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Artist of the Month: Willi Carlisle

Feb 1, 2024

Artist of the Month: Willi Carlisle

It’s not hard to imagine Willi Carlisle’s latest album, Critterland, as a decrepit-but-lovable roadside attraction, but here, the side show has decidedly taken center stage. Carlisle, a folksy, pastoral poet and songsmith, has invited all of us inside the big tent he pitched with his last record, Peculiar, Missouri, and to celebrate all of the beautiful ugliness we find in the spotlight. Produced by Darrell Scott, Critterland finds redemption in proudly – and holistically – owning and just as often subverting expectations around rurality, authenticity, community, and belonging. It’s a deft and artful confluence of schtick and performance, vulnerability and obscurity, artifice and genuineness, that could only be accomplished by a creative like Carlisle.

In Ryan Lee Cartwright’s book, Peculiar Places: A Queer Crip History of White Rural Nonconformity, the author and academic makes an astonishing case for the American societal and imperial construction of the “rural idyll,” and thereby, the co-construction of its antonym: the rural “anti-idyll.” The rural idyll is our general understanding of how rurality and the American dream intersect; of goodness and work ethic and respectability, of insiders and good ol’ boys and our kinda folks. The anti-idyll is the amorphous, intangible opposite of those white supremacist and capitalistic constructs.

Critterland is a joyous and liberated inhabitation of the latter concept, reveling in queerness, counter culture, other-hood, and so many kinds of rural, agrarian, and American anti-idylls. What are queer folks, poor folks, Black folks, brown folks, disabled folks in the country – and in country music – besides, first and foremost, antithetical representations of the American dream? The overlooked, enshadowed folks who inhabit the American anti-idyll… who is singing music for them? Who is inviting those very folks to step into the spotlight?

Willi Carlisle is certainly one. Tracks like “When the Pills Wear Off” and “The Money Grows on Trees” synthesize broad, generational, socio-economic realities that are often discussed, understood, and intellectualized – but rarely with their subjects first in mind. Carlisle is clearly making these songs for the people most impacted by their content; any translation they have in more zoomed-out contexts or to wider audiences is simply an added bonus. Others, like “Dry County Dust,” “Two-Headed Lamb,” and the titular “Critterland” seem to wink at the rural cosplay worn by all songwriters and music makers in roots music, but again, winking first to those who already understand it was always cosplay, from the very beginning.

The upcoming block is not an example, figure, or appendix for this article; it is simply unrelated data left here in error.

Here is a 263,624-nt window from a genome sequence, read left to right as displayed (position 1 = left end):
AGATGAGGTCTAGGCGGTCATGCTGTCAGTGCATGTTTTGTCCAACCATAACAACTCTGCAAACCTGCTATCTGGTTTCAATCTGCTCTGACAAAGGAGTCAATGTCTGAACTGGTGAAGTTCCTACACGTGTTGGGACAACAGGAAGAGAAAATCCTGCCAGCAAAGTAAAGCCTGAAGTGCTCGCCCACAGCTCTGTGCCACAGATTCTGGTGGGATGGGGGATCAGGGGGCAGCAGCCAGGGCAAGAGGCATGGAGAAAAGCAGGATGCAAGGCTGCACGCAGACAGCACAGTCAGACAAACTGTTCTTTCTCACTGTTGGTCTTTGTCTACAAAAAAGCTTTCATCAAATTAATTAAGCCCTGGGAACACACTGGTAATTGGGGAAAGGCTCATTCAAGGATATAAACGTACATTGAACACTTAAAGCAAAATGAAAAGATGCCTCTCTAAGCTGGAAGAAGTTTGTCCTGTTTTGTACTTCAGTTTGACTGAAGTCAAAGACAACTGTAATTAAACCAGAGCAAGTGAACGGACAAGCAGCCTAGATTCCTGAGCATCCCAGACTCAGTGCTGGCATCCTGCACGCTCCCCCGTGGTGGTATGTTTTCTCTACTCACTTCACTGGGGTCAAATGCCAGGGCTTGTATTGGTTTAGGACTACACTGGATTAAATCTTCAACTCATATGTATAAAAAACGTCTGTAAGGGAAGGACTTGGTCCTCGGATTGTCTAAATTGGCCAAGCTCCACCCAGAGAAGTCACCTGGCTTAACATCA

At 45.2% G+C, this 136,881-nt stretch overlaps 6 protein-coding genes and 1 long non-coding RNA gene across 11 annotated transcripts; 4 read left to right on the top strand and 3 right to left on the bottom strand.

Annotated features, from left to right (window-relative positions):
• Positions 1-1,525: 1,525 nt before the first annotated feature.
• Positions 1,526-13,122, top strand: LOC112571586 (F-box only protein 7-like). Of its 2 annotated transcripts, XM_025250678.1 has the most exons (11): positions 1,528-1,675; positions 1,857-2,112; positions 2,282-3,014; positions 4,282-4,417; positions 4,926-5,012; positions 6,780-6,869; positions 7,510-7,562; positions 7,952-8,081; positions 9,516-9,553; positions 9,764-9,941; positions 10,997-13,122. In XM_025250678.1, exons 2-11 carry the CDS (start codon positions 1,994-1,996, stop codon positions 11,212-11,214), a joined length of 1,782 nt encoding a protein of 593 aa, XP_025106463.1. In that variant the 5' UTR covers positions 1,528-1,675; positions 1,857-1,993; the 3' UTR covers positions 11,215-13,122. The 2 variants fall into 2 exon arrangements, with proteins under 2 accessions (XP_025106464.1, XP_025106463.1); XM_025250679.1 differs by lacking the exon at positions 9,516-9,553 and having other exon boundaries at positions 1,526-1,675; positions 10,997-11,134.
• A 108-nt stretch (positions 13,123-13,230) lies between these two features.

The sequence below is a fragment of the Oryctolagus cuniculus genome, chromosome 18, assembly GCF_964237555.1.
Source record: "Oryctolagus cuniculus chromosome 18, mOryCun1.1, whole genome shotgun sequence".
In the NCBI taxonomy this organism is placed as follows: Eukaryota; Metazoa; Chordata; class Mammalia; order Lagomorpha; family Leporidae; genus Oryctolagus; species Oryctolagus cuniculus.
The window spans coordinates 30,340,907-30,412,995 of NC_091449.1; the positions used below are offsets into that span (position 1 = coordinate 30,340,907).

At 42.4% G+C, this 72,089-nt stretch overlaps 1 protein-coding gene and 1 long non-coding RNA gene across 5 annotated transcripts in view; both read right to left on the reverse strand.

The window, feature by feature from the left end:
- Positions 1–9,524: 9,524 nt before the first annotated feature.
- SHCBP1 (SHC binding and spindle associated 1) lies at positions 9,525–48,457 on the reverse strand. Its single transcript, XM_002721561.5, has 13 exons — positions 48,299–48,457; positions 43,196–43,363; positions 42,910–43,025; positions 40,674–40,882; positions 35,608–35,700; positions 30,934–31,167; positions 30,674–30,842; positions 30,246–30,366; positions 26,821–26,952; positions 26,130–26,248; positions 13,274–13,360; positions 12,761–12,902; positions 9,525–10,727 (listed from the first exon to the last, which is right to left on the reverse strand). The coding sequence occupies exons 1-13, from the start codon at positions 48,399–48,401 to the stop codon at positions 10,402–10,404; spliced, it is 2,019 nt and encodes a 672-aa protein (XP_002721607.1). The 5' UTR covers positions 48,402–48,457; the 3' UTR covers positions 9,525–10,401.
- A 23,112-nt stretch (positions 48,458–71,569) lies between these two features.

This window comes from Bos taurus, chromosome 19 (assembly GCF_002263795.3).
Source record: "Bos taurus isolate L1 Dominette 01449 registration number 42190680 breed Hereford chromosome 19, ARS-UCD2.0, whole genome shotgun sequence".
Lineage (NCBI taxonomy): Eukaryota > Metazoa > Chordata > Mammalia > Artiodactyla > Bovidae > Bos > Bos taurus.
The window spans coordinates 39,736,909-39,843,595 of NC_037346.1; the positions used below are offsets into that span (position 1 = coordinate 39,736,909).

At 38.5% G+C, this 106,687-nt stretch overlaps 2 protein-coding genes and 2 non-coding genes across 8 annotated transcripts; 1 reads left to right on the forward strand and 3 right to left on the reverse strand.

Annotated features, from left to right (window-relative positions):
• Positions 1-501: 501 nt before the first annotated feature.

Whether inhabiting the character of his onstage persona, which often but not always aligns with the human himself, or merely reflecting the pantheon of folks in his own life and communities, there’s a quality to Carlisle’s music and to Critterland that’s saying, “This music is for our kind of people.” And in the words of another backwoods poet, Jimmy Martin, “It takes one to know one, and I know you.” That could almost be the entire thesis statement of the album.

Darrell Scott’s production – and his own multi-pronged relationship to the anti-idyll – makes the clumsiness and haphazardness of this set of songs feel fully like a feature and not a bug. This is Critterland, after all, these side show animatronics are on their last legs and that’s why we love them. This sort of charm is certainly carried over from Peculiar, Missouri – which has delightfully variable production styles across the tracks – and really from all of Carlisle’s releases to date. (Including, if not especially, his hugely popular sessions with Western AF.)

Critterland, in the end, may not be the most magical place on earth, but it doesn’t want to be. And, it’s still a place you’ll end up returning to again and again. Because Willi Carlisle’s big tent is really, actually big enough for all of us. On our best and on our worst days and on all of the many days in between.

BGS will spend all of February celebrating Willi Carlisle as our Artist of the Month. Watch for an in-depth feature by music journalist and author Steacy Easton coming soon and, for now, enjoy our Essential Willi Carlisle playlist. Plus, don’t miss Willi and Critterland in the debut issue of Good Country, a new bi-weekly email newsletter from BGS.


Photo Credit: Madison Hurley

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Artist of the Month: Willi Carlisle
Artist of the Month: Willi Carlisle